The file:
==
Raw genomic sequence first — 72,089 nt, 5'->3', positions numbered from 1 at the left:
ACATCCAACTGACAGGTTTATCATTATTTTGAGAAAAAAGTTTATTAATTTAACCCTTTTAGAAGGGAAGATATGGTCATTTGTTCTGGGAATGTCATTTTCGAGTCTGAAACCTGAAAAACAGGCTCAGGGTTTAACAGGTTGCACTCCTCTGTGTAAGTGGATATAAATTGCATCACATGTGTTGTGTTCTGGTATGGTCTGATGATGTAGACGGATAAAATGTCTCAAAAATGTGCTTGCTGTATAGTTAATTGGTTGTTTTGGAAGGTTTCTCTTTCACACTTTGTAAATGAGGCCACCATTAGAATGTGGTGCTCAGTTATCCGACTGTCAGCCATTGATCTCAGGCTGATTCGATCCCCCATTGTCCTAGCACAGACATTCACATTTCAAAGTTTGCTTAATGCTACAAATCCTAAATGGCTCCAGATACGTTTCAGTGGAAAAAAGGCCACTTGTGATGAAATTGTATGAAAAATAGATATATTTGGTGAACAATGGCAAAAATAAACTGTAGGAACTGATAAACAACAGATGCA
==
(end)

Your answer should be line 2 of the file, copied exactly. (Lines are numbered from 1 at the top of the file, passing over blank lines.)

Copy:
ACATCCAACTGACAGGTTTATCATTATTTTGAGAAAAAAGTTTATTAATTTAACCCTTTTAGAAGGGAAGATATGGTCATTTGTTCTGGGAATGTCATTTTCGAGTCTGAAACCTGAAAAACAGGCTCAGGGTTTAACAGGTTGCACTCCTCTGTGTAAGTGGATATAAATTGCATCACATGTGTTGTGTTCTGGTATGGTCTGATGATGTAGACGGATAAAATGTCTCAAAAATGTGCTTGCTGTATAGTTAATTGGTTGTTTTGGAAGGTTTCTCTTTCACACTTTGTAAATGAGGCCACCATTAGAATGTGGTGCTCAGTTATCCGACTGTCAGCCATTGATCTCAGGCTGATTCGATCCCCCATTGTCCTAGCACAGACATTCACATTTCAAAGTTTGCTTAATGCTACAAATCCTAAATGGCTCCAGATACGTTTCAGTGGAAAAAAGGCCACTTGTGATGAAATTGTATGAAAAATAGATATATTTGGTGAACAATGGCAAAAATAAACTGTAGGAACTGATAAACAACAGATGCA